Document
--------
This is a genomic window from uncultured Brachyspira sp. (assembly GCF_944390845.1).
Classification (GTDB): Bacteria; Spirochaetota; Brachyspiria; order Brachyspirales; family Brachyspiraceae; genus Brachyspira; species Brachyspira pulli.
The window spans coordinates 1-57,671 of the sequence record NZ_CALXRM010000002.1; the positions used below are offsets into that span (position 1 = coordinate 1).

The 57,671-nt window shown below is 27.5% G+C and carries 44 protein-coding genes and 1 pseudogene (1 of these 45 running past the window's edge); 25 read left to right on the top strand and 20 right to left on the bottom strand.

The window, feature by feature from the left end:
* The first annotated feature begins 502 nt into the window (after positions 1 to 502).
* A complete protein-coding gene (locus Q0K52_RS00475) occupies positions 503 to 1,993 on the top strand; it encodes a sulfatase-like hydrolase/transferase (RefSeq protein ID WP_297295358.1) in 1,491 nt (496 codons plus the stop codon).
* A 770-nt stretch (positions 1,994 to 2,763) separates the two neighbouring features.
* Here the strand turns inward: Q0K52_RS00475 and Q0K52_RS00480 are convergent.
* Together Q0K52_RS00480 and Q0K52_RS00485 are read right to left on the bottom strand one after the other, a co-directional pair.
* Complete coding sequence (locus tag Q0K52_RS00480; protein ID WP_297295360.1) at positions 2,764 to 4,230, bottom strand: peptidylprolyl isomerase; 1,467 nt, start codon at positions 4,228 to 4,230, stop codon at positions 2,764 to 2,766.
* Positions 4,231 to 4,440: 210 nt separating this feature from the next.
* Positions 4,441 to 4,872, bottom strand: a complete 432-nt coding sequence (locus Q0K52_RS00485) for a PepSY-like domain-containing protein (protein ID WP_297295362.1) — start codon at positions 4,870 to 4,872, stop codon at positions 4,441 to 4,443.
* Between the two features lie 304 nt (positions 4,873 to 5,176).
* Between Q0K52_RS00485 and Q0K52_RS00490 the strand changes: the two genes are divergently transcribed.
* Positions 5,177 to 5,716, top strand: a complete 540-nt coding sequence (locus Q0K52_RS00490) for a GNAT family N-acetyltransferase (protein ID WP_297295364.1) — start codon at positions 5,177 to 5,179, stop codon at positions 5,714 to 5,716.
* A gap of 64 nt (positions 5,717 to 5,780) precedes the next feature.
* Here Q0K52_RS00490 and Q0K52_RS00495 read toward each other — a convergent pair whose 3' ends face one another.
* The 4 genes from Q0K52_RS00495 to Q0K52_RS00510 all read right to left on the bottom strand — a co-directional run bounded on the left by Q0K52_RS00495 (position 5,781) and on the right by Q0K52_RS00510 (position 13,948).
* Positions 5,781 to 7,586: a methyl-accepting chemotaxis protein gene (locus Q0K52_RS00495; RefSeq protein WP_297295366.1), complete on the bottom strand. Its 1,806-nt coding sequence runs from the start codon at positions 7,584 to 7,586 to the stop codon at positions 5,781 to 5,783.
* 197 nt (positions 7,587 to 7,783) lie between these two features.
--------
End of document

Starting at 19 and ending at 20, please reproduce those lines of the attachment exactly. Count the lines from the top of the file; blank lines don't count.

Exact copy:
* The 4 genes from Q0K52_RS00495 to Q0K52_RS00510 all read right to left on the bottom strand — a co-directional run bounded on the left by Q0K52_RS00495 (position 5,781) and on the right by Q0K52_RS00510 (position 13,948).
* Positions 5,781 to 7,586: a methyl-accepting chemotaxis protein gene (locus Q0K52_RS00495; RefSeq protein WP_297295366.1), complete on the bottom strand. Its 1,806-nt coding sequence runs from the start codon at positions 7,584 to 7,586 to the stop codon at positions 5,781 to 5,783.